Two days ago I placed an order for thirty-eight freeze dry meals in anticipation of sailing around Bermuda.  I have about twenty meals on GANNET as well as four or five Omeals which are self-heating.  I have tested one of the Omeals, a pasta dinner which does have a different texture and taste than freeze dried food.  I liked it and may buy more.

As mentioned here before my former source of freeze dry meals, Campmor, no longer has the selection it once had.  I have ordered from Amazon, but searching there is time consuming.  Googling I found LDP Camping Foods which carries the three major US brands, Mountain House, Backpacker’s Pantry and AlpineAire, so I ordered from them.  AlpineAire has several new to me dinners which I will test.  The food should be here next week.  Whether I make the sail this spring will depend on how quickly my leg heals.


In the past few weeks rowers and birds have returned to Skull Creek.

There is a rowing club a mile or so down the creek from us and recently I have seen two singles, the four person crew in the photo above, and an eight.

Of birds, there are considerably more around than during the winter.  More pelicans, egrets, great blue herons, and a beautiful bright red male Summer Tanager who sometimes frequents the live oak just off our deck.  A line of more than fifty cormorants flew up Skull Creek single file one morning.

I am not the only one who has noticed the increasing number of birds.  A hawk glided silently past at tree top level.

I am pleased to report that for the past two afternoons I have managed to return the jug of iced tea to the refrigerator, proving perhaps that I am still capable of learning and correcting my mistakes.  At least sometimes.

Tuesday, March 23, 2021

Hilton Head Island: two bad signs


At the Earth wind map this morning I found the above.  This is far too early.  The water is still too cold to sustain a hurricane.  Two or three months from now it won’t be.


Looks innocent enough.  A bottle of ice tea on a shelf.  Except it shouldn’t be there.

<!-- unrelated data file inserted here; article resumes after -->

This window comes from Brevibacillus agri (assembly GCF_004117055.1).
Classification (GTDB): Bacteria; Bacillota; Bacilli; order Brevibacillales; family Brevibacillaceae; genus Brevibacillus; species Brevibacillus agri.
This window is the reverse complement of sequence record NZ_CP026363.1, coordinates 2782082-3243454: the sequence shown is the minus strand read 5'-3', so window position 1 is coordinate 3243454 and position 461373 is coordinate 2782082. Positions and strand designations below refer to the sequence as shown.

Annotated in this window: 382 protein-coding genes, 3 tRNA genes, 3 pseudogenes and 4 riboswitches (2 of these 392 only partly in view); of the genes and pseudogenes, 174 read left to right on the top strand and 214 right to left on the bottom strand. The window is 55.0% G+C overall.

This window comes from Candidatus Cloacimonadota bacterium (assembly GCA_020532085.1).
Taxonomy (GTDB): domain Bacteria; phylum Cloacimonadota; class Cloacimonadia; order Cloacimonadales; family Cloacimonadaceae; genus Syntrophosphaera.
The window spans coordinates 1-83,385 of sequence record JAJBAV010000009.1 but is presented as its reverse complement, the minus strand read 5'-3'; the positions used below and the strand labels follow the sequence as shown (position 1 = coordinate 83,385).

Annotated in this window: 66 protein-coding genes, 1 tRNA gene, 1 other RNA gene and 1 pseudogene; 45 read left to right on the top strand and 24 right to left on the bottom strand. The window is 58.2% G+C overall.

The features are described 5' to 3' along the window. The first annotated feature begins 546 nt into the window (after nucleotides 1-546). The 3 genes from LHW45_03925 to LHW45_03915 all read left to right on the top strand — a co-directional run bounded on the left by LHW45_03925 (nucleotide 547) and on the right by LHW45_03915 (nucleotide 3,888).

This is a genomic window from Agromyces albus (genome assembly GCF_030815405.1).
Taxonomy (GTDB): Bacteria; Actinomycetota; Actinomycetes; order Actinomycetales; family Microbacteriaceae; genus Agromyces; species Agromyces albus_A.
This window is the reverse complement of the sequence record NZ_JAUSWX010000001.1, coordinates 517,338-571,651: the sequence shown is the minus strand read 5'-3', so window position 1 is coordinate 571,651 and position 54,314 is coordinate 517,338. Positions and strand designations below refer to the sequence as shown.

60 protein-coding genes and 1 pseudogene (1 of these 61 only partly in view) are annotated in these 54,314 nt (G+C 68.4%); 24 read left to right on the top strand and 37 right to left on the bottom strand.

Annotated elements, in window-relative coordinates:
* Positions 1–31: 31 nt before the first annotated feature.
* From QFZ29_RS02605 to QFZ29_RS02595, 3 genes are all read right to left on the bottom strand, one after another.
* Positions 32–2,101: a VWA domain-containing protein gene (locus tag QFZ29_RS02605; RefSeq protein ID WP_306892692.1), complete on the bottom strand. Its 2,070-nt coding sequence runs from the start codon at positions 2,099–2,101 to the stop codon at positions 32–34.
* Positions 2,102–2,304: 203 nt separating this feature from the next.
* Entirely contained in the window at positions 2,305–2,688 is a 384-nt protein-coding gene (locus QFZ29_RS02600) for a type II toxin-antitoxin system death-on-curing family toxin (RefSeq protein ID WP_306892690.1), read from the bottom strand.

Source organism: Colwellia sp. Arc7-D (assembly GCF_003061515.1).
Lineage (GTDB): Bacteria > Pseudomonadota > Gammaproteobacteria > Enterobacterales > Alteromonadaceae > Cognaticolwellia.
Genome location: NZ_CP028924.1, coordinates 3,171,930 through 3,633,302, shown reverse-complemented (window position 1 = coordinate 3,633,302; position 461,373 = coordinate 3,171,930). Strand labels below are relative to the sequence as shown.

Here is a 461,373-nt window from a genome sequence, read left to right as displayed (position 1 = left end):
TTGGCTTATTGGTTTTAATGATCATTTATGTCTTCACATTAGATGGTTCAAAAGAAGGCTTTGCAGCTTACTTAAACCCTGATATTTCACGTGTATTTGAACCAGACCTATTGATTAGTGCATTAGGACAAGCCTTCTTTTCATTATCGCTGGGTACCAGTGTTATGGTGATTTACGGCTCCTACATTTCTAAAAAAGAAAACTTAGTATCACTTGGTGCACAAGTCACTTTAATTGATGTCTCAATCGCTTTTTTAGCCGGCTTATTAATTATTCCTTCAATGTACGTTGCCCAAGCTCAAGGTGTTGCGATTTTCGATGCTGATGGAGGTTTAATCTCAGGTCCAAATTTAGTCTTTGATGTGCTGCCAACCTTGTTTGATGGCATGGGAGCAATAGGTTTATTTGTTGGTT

Early yesterday afternoon I poured myself some tea, took it to my chair in the bedroom where I was watching Oregon blow away Iowa in the basketball tournament.  A while later Carol, who was working from home in another part of the condo, went to get herself some tea.  She couldn’t find it and asked if I knew where it was.  I replied, “In the refrigerator.”  But it wasn’t.  Eventually she found it on the shelf where the cup I had poured it into normally resides.  Obviously I took the tea from the refrigerator, the cup from the shelf, poured tea into cup, and put the tea on the shelf instead of back in the refrigerator where it belongs.  I have no memory of this.

Now it might be that I was merely preoccupied with profound thoughts.  I often have profound thoughts.  It is a curse, but usually I can still perform normal functions while I am having them.  Or, like the image of the tightly wound low just off our coast, it might be a sign of something more serious.

Upon finding the tea, Carol said, pleasantly enough, “You are losing your mind.”  I replied, “You may be right.”  Stay tuned for further developments, if any.

Saturday, March 20, 2021

Hilton Head Island: a new threat; cushions; music reviews; cross training; anniversary year

Nothing special about the above.  You’ve seen it before.  It is just what at present I see when I glance up from where I am sitting.  I never tire of the view.  The change of light in the sky and on the water.  The tide approaching and retreating, covering and uncovering spartina.  The wind ruffling Skull Creek and the live oaks and palms and Spanish moss.  The birds and squirrels and occasional raccoon.

Thursday afternoon we had a tornado watch.  Today we are under a three day gale watch.  What kind of a tourist mecca is this?  Hurricanes and alligators are known risks on Hilton Head Island, but I had not considered tornados.  None appeared.  The front itself passed quickly with nothing more than an hour of moderate wind and rain, and on this, the landward side of the island, there is no gale.  Wind less than ten knots and sunny.

Thursday morning Kevin, the canvas man, arrived at GANNET to take away the pipe berth covers and v-berth cushions to use as templates for the new ones which will be ready early next week.  Good.  You may recall that I put in the order last October.  While he was on the boat I mentioned that I was eventually going to need a new spray hood for the companionway.  GANNET’s was made in Durban, South Africa four years and 15,000 miles ago and is deteriorating.  Kevin took some measurements and that afternoon emailed me a quote which was less than I expected.  I emailed back to put me on the schedule.  He has.  The spray hood will be made in August.  Kevin has a pretty good business.